From 1993 to 1997, as the profitability of the Asian operations of financial firms exploded, so too the importance and size of their subsidiaries in Asia grew exponentially. The combined headcount of the 10 most significant western investment banking firms operating in Asia (including Morgan Stanley, Merrill Lynch, Goldman Sachs, SBC Warburg, Deutsche Morgan Grenfell) grew from under 3,000 in 1990 to over 15,000 by the middle of 1997. At the end of 1996, the global heads (yes, that's right, the actual heads of various global businesses, not just local branch managers) were beginning to be based in Asia. These were seriously important people, people for whom the cost of accommodation, salary and bonus was routinely measured in terms of millions of pounds (and in many cases in 1996, tens of millions of pounds).
Seriously important people surround themselves with large numbers of people who are on the way to becoming seriously important, and seriously wealthy. The best and the brightest were attracted to working in Asia, or becoming involved in business that focused on Asian securities. And as the business grew, so too did bonuses. For the past five years, bonus payments and expectations have mirrored the rise in regional stock markets and, as a group, the "Asian mafia" became one of the best paid in the industry. Until now that is. Just as markets and currencies across Asia have unexpectedly hit a brick wall, the "mafia" is running into problems of its own.
The ironic thing is that a great majority of investment houses have experienced record- breaking years in 1996 and 1997. Despite problems in Asia, the overall level of business has been extremely buoyant as Wall Street and the City of London has profited from a record-breaking bull run. Mergers and acquisitions activity alone is generating enormous fees, and stock exchanges from Paris to Frankfurt have provided commission income higher than expectations.
In a business where the expectation, negotiation and payment of bonuses mean that every month is "bonus" time, the first few months of the year are when the waiting is over, and for the first time that anyone can remember, expectant financiers involved in the Asian markets are going to be left out in the cold as their colleagues cash in.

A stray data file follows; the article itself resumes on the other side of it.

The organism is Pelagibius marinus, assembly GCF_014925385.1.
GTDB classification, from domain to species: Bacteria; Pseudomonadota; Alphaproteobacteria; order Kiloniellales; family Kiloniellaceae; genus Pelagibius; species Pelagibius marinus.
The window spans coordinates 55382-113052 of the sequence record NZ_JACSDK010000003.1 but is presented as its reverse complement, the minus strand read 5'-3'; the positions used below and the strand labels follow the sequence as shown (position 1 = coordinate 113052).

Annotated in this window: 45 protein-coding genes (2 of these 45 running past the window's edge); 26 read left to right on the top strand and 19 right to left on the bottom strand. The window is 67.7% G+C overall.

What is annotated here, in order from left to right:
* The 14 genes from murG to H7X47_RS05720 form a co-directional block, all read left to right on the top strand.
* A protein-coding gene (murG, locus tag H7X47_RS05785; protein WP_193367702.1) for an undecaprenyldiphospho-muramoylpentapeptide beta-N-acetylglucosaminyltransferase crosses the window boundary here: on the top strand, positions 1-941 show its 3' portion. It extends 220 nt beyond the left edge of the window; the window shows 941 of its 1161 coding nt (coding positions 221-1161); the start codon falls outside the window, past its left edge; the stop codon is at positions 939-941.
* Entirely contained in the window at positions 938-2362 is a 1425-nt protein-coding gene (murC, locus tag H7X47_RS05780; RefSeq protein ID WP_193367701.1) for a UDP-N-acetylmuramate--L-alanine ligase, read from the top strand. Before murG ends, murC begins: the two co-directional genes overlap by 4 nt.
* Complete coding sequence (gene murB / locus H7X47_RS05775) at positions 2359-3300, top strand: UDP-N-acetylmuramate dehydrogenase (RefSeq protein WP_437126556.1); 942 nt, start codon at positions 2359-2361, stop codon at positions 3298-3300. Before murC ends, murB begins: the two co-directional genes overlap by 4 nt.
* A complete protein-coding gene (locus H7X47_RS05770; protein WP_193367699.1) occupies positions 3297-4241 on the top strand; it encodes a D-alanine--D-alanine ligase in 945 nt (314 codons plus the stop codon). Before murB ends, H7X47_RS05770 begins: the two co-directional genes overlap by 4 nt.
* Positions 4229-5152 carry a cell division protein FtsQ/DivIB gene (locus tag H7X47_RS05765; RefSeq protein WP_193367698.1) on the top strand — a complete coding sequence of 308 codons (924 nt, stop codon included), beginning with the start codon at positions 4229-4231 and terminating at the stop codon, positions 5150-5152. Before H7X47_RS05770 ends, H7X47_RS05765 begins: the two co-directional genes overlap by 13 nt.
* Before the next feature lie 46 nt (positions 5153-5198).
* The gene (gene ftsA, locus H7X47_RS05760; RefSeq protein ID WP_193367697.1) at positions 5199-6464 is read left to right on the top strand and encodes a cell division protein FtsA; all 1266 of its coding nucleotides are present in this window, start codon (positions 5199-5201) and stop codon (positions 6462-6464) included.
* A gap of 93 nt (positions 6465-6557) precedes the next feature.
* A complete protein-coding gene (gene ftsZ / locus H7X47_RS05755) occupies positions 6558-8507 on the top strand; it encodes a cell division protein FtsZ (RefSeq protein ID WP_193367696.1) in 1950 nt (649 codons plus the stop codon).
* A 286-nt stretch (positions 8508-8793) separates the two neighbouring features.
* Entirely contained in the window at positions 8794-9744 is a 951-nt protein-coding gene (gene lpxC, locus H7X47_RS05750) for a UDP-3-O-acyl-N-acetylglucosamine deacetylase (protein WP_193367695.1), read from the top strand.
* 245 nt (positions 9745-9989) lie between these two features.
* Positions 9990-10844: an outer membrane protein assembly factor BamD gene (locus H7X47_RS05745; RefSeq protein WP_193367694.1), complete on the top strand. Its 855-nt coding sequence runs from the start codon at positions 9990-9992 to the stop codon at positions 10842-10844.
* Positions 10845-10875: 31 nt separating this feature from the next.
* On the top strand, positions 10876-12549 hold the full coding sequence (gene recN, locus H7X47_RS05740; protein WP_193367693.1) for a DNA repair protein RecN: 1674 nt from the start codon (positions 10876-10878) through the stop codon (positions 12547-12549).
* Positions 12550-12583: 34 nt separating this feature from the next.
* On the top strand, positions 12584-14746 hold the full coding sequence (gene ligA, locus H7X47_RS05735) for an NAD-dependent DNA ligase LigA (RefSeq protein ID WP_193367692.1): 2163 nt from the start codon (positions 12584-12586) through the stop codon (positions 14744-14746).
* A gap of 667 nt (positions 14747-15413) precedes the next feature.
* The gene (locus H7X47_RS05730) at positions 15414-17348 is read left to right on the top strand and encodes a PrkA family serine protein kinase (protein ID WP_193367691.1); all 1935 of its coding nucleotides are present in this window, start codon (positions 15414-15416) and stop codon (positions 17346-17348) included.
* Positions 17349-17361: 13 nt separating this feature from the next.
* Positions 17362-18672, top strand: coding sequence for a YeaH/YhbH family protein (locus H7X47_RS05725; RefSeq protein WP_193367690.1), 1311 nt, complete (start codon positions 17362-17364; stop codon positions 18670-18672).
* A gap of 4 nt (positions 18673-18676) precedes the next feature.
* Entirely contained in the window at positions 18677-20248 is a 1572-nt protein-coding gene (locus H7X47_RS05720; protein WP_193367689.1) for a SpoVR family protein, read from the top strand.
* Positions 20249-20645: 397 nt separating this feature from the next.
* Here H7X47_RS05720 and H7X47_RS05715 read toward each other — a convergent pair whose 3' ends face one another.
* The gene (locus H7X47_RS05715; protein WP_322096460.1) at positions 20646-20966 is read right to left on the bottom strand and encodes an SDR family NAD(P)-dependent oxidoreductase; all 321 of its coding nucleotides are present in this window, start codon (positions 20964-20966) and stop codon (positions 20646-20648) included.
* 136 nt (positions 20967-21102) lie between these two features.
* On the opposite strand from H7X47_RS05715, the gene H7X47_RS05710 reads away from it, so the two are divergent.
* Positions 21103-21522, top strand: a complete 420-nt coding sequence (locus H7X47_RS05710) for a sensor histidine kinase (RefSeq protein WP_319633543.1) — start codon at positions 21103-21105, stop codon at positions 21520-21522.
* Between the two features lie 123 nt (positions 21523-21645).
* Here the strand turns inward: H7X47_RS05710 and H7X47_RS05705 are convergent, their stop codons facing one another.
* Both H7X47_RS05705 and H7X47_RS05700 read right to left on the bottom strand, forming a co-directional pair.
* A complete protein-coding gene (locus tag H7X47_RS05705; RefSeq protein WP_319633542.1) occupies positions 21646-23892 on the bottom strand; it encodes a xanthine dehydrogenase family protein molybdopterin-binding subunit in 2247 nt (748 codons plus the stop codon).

One of the problems with being involved in Asia in the past few years is that one's sense of fallibility - an essential ingredient in working with financial markets, has tended to be displaced by things tending to go right too often. In many ways, the arrogance of the Korean and Thai industrialists who had no knowledge of a depression or a bear market, was parodied by imported financiers who served as the bridge between Eastern opportunity and Western capital. And just as newspapers and financial magazines have recently been full of stern comment by western investors who have gleefully jumped on the inadequacies of the Asian "tiger economies" that have finally shown that there is a "flip side to the coin", so too have executives based in London and New York started to highlight the rash risks taken by rivals in Asia, which has led to heavy losses in many cases. In this business, you're only as good as your last deal, and profits of yesteryear have been forgotten against the losses of this year. And as the months have passed, more and more chickens are coming home to roost.
Bank after bank, from Deutsche to UBS and Merrill to Bear Stearns, are counting the cost (sometimes in the full glare of public attention) of losses suffered as a result of the meltdown of markets across Asia. The sea of red ink that has erupted from this tumult has drowned more than just capital. It is taking with it the reputations, and in some cases the careers, of financiers who stood to rule as the next generation of chief executive officers and managing directors - many with a serious claim to the top job at ING Barings in the next few years have been sacked.
A real issue is that Asia really has always been different, and financial houses that had built a reputation and a standing based on conservatism and hard-nosed analysis on Wall Street and in the City of London, expanded in Asia by ignoring rules that have previously been sacrosanct. Underwriting decisions have been made where US houses have managed transactions and advised companies that would have struggled in Europe to make the grade, and yet month after month of profitable trading convinced managers that the rules really were different in Asia. It was difficult to argue against the lure of profits which seemed to just flow. It is entirely possible that apart from struggling with vast numbers of people who have been sacked, the "Asian" financier is going to find it difficult to find a job because he has been working in an environment that is different from any other; moving to other areas is not going to be easy.
Looking back now with the benefit of hindsight, a few horrible accidents did little to slow the pace of growth. Nick Leeson's episode at Barings accounted for the demise of a venerable institution in the City, but was seen as an example of bad management, not a symptom of the kind of pitfalls that were building up in Asia. The fact that Leeson's actions were engendered in the midst of the Asian bull market was circumstantial evidence that seems to have carried little weight in the overall analysis. And all along the way markets were heading, as we now know, for a massive fall that would see billions wiped off Asia's wealth and a destruction of currency values that ravaged decades of growth.
Losing one's bonus can be deemed a misfortune, but losing one's job and career at the same time is a heavy price to pay for being part of the Asian elite for a few years.
q Gianluca Ricardo is the pseudonym of a City executive.Reuse content